Many cigarette smokers report that smoking helps them stay alert and improves their concentration. But does tobacco use confer a general cognitive advantage to smokers or do smokers perceive a boost in performance because nicotine can reverse transient cognitive deficits due to brief (between cigarettes) or prolonged (overnight) periods of tobacco abstinence? Our research in this area has attempted to answer this fundamental question: how does smoking or nicotine affect human cognition?In several studies, we demonstrated that tobacco abstinence can impair cognitive functioning and that, in general, smoking or nicotine reverses such deficits to smoking baseline levels. These data strongly suggest that this is one mechanism that functions to maintain smoking in nicotine-dependent individuals. However, determining whether smoking or nicotine can truly enhance cognition, rather than simply provide withdrawal relief, can be difficult in smokers. Thus, we conducted two studies with nonsmokers.In the first study, we administered nicotine gum (0, 2, 4 mg) to nonsmokers during a single session. In the second study, we administered nicotine gum (0, 2, 4, 8 mg) to nonsmokers for 8 consecutive days. The data from both studies were consistent in finding no cognitive enhancing effects of nicotine. The data do not support the hypothesis that nicotine-induced cognitive enhancement contributes to the reinforcing effects of tobacco use during the early stages of nicotine dependence.We have also begun to explore the brain regions activated during performance of cognitive tests and the effect of nicotine on brain activation. The brain's response to a drug or cognitive test can be obtained from mapping studies in which measurement of regional cerebral blood flow (rCBF) via PET is used to infer function. In our first study, we measured cognitive activation during a working memory test in smokers, who abstained from smoking for 12 hours, and ex-smokers in two sessions, separated by one week. At one session, subjects received placebo gum, and at the other session, they received 4 mg nicotine gum before performing the memory test and the brain scan. The two-back test involved a series of letters presented individually, and target letters were those that matched a letter two back in the series. Compared to placebo, nicotine reduced errors on the two-back test in smokers, but had no effect on test performance in ex-smokers. The brain regions activated by the two-back test were consistent with those reported in the literature: dorsolateral prefrontal cortex, anterior cingulate gyrus, and inferior parietal cortex. However, in the placebo condition, rCBF activation in the ex-smokers predominated in the left hemisphere, and in smokers in the right hemisphere, suggesting differing cognitive strategies. When nicotine was administered, rCBF activation was enhanced in ex-smokers, but reduced in smokers, perhaps reflecting chronic tolerance.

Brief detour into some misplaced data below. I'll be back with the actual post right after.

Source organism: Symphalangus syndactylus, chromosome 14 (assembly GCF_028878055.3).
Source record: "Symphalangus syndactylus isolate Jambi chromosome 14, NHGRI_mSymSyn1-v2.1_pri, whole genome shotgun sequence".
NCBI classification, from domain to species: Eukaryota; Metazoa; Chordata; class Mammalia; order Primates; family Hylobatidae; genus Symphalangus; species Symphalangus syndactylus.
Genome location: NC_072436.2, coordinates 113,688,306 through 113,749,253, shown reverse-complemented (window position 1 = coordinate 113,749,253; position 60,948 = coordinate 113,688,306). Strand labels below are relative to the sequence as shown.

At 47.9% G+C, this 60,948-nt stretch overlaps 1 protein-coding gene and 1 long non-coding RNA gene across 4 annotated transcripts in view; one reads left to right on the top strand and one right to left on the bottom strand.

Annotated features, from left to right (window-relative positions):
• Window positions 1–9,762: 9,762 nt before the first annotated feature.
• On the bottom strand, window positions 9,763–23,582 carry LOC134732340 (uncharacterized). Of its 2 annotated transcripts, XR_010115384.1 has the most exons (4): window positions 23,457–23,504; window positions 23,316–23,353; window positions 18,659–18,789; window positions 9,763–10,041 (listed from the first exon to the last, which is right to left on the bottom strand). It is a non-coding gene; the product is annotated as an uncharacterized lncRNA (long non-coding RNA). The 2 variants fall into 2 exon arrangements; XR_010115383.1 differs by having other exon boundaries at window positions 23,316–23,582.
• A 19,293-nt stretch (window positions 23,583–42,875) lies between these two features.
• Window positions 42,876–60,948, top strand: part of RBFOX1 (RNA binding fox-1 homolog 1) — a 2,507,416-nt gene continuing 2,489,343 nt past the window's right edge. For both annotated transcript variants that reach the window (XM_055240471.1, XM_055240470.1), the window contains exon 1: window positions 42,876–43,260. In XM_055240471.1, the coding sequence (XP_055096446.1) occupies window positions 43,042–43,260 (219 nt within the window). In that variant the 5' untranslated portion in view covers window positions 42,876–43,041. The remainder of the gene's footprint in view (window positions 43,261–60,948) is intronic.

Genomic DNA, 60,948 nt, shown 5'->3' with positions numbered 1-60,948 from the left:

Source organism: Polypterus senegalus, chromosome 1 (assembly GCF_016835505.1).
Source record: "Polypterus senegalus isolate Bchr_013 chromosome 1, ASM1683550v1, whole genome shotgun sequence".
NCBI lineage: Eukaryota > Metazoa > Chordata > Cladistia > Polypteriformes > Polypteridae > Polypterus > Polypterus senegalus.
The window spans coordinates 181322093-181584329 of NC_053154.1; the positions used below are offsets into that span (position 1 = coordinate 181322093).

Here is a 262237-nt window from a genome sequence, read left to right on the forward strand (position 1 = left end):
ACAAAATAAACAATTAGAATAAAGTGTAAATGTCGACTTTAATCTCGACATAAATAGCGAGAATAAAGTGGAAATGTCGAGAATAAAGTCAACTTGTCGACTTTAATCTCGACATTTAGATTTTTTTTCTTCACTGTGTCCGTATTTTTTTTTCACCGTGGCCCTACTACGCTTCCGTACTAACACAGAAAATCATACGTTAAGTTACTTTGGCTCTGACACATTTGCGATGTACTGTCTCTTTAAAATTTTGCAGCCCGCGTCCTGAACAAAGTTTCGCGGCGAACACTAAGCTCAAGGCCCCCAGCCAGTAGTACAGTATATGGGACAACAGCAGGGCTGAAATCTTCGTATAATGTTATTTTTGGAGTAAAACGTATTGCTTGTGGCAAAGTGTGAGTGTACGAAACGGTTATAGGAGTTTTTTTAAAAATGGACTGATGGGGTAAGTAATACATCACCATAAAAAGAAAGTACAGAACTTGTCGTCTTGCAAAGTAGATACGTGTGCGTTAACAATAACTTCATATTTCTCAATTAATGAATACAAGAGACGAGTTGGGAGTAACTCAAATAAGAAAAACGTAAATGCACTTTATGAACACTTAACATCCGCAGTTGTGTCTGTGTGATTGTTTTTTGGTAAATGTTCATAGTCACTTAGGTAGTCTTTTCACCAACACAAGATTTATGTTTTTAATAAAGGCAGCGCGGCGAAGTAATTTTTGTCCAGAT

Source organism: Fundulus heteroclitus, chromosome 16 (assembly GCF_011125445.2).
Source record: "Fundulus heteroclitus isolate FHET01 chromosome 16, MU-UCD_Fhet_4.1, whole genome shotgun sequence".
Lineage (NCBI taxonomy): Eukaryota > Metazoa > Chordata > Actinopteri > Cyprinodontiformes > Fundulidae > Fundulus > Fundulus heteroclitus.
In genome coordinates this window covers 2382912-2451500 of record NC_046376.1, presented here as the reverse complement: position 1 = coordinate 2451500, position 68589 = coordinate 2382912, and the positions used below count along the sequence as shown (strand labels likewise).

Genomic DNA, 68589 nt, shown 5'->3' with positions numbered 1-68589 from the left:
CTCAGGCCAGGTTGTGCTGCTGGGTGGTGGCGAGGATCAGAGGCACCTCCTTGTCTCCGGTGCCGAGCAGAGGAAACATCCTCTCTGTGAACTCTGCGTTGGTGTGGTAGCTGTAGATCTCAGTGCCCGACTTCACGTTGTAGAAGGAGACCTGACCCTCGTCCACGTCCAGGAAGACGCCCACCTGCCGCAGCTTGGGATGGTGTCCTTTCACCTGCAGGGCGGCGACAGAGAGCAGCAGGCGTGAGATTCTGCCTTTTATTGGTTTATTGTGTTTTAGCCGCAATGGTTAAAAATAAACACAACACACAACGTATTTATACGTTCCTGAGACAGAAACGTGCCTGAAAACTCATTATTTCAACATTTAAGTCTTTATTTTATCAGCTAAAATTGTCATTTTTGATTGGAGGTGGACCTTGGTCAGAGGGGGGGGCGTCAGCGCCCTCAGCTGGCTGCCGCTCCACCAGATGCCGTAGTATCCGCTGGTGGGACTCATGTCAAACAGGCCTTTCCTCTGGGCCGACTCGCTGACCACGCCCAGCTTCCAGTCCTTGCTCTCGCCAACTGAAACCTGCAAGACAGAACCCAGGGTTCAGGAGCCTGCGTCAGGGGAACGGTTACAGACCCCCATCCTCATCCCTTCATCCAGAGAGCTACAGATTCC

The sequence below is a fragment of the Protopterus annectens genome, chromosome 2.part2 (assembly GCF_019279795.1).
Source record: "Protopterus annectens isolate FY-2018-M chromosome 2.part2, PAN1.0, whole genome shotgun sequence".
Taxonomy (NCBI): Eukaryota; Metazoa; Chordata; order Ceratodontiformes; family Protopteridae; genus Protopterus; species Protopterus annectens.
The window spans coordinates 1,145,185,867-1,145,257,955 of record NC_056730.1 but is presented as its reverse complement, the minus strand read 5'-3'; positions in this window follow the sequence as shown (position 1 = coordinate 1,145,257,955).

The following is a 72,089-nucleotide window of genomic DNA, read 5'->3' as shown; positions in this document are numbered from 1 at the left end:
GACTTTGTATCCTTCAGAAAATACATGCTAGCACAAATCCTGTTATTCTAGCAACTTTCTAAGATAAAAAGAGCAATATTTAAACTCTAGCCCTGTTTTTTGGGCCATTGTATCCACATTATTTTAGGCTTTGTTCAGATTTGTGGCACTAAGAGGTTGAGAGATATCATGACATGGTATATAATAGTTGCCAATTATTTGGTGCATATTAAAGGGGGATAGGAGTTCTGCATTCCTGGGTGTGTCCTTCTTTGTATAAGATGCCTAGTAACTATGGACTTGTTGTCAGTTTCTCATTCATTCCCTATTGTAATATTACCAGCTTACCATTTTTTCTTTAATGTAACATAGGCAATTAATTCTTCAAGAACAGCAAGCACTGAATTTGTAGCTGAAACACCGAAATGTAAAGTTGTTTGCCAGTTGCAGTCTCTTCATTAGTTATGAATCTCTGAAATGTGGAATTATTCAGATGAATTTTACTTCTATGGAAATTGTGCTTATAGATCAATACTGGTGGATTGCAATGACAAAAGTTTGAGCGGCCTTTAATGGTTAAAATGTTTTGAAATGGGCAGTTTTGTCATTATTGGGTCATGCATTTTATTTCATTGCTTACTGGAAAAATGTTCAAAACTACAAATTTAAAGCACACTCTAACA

National Institute of Health (NIH)
National Institute on Drug Abuse (NIDA)
Intramural Research (Z01)
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National Institute on Drug Abuse
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Harvey, Deon M; Yasar, Sevil; Heishman, Stephen J et al. (2004) Nicotine serves as an effective reinforcer of intravenous drug-taking behavior in human cigarette smokers. Psychopharmacology (Berl) 175:134-42
Heishman, S J (2001) Tobacco--the once and future addiction. Addiction 96:1389-90
Ernst, M; Heishman, S J; Spurgeon, L et al. (2001) Smoking history and nicotine effects on cognitive performance. Neuropsychopharmacology 25:313-9
Heishman, S J; Henningfield, J E (2000) Tolerance to repeated nicotine administration on performance, subjective, and physiological responses in nonsmokers. Psychopharmacology (Berl) 152:321-33